Glittering gold and mysterious mummies are among Ancient Egypt’s most enduring attractions – and the source of some of its most persistent cliches. Manchester Museum, part of The University of Manchester, houses a world-class collection of such Egyptological ‘treasures’. For the first time, and opening in Buffalo NY in February, the museum is launching an international touring exhibition Golden Mummies of Egypt to share some of its Egyptian highlights and to ask questions about how we interpret them.
Golden Mummies of Egypt examines hopes and fears about the afterlife when Egypt was part of the Greek and Roman worlds (c. 300 BC-200 AD). Wealthy members of this multicultural society still hoped for their dead to be transformed by the expensive process of mummification. By being covered in gold, the deceased might imitate the eternal radiance of the gods themselves. Blending Egyptian, Roman and Greek imagery, the strikingly lifelike painted mummy portraits are among the most haunting images from the Ancient World. Examining the meanings of these objects for their original viewers, the exhibition reflects on the diverse influences of identity formation.
Exhibition Curator Dr Campbell Price said: ‘Using our superb collection from Graeco-Roman Egypt, the exhibition is a wonderful chance to question why the Greeks and Romans were so fascinated with the Egyptian way of death, and why we are still spellbound today.’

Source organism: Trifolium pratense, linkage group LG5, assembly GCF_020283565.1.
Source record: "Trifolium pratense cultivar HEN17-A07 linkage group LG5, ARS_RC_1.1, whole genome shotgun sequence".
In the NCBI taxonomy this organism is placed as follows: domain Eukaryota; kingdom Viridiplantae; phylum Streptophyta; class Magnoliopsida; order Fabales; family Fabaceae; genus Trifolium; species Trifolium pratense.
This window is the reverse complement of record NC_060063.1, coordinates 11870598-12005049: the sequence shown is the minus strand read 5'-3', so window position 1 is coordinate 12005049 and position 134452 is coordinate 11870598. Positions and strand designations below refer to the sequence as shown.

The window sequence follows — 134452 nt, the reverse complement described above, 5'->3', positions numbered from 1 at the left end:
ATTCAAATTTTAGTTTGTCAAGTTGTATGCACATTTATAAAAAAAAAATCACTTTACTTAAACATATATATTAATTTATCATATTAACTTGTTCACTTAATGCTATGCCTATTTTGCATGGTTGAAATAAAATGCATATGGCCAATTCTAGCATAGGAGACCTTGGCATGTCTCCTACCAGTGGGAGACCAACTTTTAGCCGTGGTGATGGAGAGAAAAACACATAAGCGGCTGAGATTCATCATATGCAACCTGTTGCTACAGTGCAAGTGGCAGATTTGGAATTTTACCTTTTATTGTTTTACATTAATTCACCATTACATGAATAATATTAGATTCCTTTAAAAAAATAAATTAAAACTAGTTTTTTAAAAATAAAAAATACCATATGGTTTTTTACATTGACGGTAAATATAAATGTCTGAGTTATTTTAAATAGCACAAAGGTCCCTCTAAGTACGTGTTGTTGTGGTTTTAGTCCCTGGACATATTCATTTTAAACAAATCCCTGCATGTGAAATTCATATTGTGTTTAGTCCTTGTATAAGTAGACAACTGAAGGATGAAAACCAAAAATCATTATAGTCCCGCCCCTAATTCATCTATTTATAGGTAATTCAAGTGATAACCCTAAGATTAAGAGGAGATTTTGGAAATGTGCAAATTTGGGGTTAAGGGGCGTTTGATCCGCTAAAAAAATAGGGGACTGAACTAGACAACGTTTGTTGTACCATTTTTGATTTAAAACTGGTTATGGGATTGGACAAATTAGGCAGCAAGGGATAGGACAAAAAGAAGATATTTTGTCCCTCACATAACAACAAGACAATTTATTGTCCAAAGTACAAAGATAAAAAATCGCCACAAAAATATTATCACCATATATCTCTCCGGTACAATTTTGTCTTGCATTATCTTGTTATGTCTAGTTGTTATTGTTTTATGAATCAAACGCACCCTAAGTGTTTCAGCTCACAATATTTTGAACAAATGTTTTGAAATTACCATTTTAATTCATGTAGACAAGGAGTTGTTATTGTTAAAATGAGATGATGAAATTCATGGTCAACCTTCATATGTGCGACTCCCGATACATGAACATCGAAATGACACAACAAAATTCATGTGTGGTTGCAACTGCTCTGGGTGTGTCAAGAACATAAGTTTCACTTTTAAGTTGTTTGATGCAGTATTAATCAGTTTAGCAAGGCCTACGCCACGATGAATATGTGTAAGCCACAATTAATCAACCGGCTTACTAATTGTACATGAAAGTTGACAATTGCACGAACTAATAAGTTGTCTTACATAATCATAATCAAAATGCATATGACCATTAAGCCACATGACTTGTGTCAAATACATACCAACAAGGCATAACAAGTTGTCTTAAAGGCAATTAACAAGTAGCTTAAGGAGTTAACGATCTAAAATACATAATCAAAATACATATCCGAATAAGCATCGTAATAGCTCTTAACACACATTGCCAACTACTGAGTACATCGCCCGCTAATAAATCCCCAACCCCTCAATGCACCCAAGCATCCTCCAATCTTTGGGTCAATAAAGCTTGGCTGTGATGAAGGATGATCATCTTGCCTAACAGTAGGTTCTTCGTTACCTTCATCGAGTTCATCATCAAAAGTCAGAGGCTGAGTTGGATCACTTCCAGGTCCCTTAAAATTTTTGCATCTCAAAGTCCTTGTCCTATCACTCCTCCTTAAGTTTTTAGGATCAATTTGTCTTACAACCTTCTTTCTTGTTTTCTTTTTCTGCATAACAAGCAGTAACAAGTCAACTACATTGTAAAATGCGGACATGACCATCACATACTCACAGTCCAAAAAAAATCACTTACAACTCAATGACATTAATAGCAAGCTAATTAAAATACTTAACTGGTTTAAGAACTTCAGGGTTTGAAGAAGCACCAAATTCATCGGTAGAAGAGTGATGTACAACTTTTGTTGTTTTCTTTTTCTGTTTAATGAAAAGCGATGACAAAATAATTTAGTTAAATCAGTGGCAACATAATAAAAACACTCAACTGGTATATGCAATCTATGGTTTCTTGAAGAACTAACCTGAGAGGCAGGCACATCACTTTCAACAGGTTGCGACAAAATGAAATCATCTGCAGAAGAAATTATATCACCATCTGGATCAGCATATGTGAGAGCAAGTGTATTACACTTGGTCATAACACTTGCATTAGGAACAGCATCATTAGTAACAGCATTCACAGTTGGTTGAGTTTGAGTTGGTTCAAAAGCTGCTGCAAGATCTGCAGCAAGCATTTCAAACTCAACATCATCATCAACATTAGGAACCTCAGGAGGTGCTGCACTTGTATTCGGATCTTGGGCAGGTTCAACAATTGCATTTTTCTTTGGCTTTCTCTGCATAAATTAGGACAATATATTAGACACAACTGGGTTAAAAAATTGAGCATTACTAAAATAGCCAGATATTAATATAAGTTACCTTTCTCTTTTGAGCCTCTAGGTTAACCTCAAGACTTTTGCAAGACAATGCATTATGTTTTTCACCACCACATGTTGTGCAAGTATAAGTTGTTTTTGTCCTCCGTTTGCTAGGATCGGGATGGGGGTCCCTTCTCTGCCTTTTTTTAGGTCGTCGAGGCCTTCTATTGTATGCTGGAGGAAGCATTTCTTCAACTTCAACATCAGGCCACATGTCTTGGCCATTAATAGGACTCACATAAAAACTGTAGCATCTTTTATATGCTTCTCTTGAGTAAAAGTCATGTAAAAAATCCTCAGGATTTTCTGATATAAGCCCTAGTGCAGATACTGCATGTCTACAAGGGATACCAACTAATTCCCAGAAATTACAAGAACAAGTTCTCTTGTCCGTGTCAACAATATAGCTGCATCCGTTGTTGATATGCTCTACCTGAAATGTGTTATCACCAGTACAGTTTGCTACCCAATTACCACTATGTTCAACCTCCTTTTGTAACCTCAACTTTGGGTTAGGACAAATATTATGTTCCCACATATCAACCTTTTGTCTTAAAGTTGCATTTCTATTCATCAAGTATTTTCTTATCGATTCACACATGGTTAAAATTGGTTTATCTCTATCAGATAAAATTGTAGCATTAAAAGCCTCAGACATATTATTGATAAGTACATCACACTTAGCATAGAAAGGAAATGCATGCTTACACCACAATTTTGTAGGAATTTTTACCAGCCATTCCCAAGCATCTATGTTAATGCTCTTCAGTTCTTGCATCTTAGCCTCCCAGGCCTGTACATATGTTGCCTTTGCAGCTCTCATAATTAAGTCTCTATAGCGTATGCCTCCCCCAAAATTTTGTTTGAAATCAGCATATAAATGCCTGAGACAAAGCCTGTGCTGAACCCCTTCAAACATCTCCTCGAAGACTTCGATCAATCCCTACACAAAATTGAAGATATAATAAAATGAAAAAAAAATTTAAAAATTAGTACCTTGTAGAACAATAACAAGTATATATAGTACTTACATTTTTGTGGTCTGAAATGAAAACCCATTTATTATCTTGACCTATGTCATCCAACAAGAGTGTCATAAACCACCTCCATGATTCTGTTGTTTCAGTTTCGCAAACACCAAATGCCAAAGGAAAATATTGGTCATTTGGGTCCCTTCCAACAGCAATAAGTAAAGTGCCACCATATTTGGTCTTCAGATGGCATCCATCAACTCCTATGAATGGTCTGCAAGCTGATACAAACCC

The University of Manchester has led research on Egyptian mummies for over a century, having acquired thousands of objects from archaeological excavations. The exhibition’s innovative visualisation technology brings CT-scans to life, but also questions why we are fascinated by mummies, what they might tell us about ourselves and the colonial context of their acquisition?
The need for such alternative perspectives is also inspiring Manchester Museum’s £13.5 million transformation hello future due to open in 2021, supported using public funding by Arts Council England and supported by The National Lottery Heritage Fund (NLHF) thanks to money raised by National Lottery players.
Director of Manchester Museum Esme Ward said: ‘we are excited to be involved in this once in a lifetime opportunity to launch Golden Mummies of Egypt .The exhibition will bring together world class collections, University research and an exploration of both the current fascination and colonial context of Ancient Egypt. ’
In partnership with Nomad Exhibitions, the tour consists of over 100 key objects from the Manchester Museum collection, including eight mummies, as well as masks, coffins, jewellery and sculpture. Tim Pethick, CEO of Nomad, said: “Nomad Exhibitions are delighted to have the opportunity to work with the team at Manchester Museum to bring this outstanding collection to the world. It is particularly exciting for us to be able to create an Egyptian age exhibition that focuses on the rich, but often over-looked, Graeco-Roman period with its diverse multi-cultural society and cultures.”
The exhibition opens at the Buffalo Museum of Science, in New York State, on Saturday 8th February 2020. From there it will travel to North Carolina Museum of Art in the Autumn before continuing to other US venues. Golden Mummies of Egypt will return to Manchester Museum’s newly built Special Exhibition Hall in time for the centenary of the discovery of Tutankhamun’s Tomb in November 2022.
Presale tickets will be available at sciencebuff.org on December 2.
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